Interview: Meg Howrey, Author of The Wanderers

For those that haven’t read The Wanderers, can you tell us a little about it?

A three-member crew of astronauts is being trained and tested for the first human mission to Mars by spending seventeen months inside a series of simulators. The story is told from the point of view of each crew member, and also from the people they will be leaving behind, and an observer tasked with evaluating the astronauts. It’s a story about inner space, ambition, the problem of deciding what is “real” and what “real” even means. It’s a space book about humans. To quote one of the characters: “It’s Chekhov in Space!”

What inspired you to write The Wanderers?

I read a newspaper article about a project called Mars500. This was a study done by the European and Russian space agencies. Six volunteers spent 520 days in a specially constructed module, with the idea of trying to understand some of the psychological stresses a crew might experience in a real Mars mission. I couldn’t get the story out of my head, and even though I’d never written anything remotely to do with space science, I had to try.

What was the research process like, given the novel deals with space exploration?

People did not see me for long periods of time, because I was buried under books and papers. I went to lectures, I did a space science course (Space Camp!) and booked sessions in a sensory deprivation tank. (Very relaxing, actually.) It was wonderful, but it took time, about four years to write the book.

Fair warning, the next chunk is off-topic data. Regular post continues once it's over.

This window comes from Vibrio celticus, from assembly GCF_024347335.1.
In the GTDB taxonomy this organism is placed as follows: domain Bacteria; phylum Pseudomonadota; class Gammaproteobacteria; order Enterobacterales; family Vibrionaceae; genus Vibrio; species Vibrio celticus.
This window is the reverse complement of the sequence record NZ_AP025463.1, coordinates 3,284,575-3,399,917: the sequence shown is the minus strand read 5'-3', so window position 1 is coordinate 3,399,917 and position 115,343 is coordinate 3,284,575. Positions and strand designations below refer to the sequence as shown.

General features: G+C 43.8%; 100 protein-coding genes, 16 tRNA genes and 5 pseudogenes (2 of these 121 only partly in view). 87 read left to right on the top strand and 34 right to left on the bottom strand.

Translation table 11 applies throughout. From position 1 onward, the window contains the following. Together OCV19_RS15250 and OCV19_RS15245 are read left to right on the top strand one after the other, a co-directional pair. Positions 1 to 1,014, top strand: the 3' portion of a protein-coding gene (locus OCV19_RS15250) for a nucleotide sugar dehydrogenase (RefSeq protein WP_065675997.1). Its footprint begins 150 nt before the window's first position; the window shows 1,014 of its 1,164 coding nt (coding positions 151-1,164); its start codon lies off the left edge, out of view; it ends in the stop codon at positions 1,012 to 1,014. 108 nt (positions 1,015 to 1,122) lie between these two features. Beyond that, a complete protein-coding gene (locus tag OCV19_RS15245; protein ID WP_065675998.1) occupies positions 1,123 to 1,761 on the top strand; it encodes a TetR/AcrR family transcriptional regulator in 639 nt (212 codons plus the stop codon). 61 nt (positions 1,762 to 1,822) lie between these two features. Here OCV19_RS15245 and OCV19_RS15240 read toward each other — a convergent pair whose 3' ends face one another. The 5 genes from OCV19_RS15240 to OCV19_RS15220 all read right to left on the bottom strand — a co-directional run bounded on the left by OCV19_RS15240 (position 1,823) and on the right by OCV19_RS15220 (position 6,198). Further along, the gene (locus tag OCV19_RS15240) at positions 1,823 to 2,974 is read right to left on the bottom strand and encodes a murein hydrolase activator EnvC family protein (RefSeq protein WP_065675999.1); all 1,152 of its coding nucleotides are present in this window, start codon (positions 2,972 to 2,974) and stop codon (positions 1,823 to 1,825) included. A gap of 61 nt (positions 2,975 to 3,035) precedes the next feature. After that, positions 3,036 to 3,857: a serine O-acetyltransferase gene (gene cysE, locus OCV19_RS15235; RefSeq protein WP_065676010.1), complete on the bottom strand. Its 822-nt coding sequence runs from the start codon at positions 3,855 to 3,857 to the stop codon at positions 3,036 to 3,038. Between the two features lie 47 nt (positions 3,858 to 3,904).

The cover for the book is absolutely stunning! Did you have any input on the cover, and what was your reaction when you saw it?

Oh, thank you, isn’t it beautiful? My publishers actually tried a couple of different versions before we got to this one. I was so impressed with how hard people worked, how much they cared about getting it right. When they sent me the final version, I was stunned. It’s absolutely perfect.

What’s on your to read pile at the moment, are there any new releases you’re particularly excited about?

“The Hidden Life of Trees” by Peter Wohlleben, Rachel Cusk’s “Transit”, and a Shirley Jackson short story collection: “Let Me Tell You” are up next. I’m also really looking forward to Elif Batuman’s novel “The Idiot.” I loved her book of non-fiction essays.

What are you working on next?

I’m working on a new novel now, but can’t say much about it yet. Books are beasts and can run away or bite, so you have to approach carefully and with patience.

Finally, what’s your favourite book you’ve read recently?

Sometimes I like listening to audio books, as a way of re-reading a novel I haven’t picked up in a while. I just finished listening to Claire Danes perform Margaret Atwood’s “The Handmaid’s Tale.” It’s a book I read many years ago, and before I started writing myself. This time, I was in awe of the enormous craft of the book’s precision and pacing, and deeply enjoying that, and also chilled and horrified by the vision, by how close it feels, how plausible. It’s a terrible book to read right now, and the perfect book to read right now.

The Wanderers by Meg Howrey is published in hardback by Scribner at £14.99.

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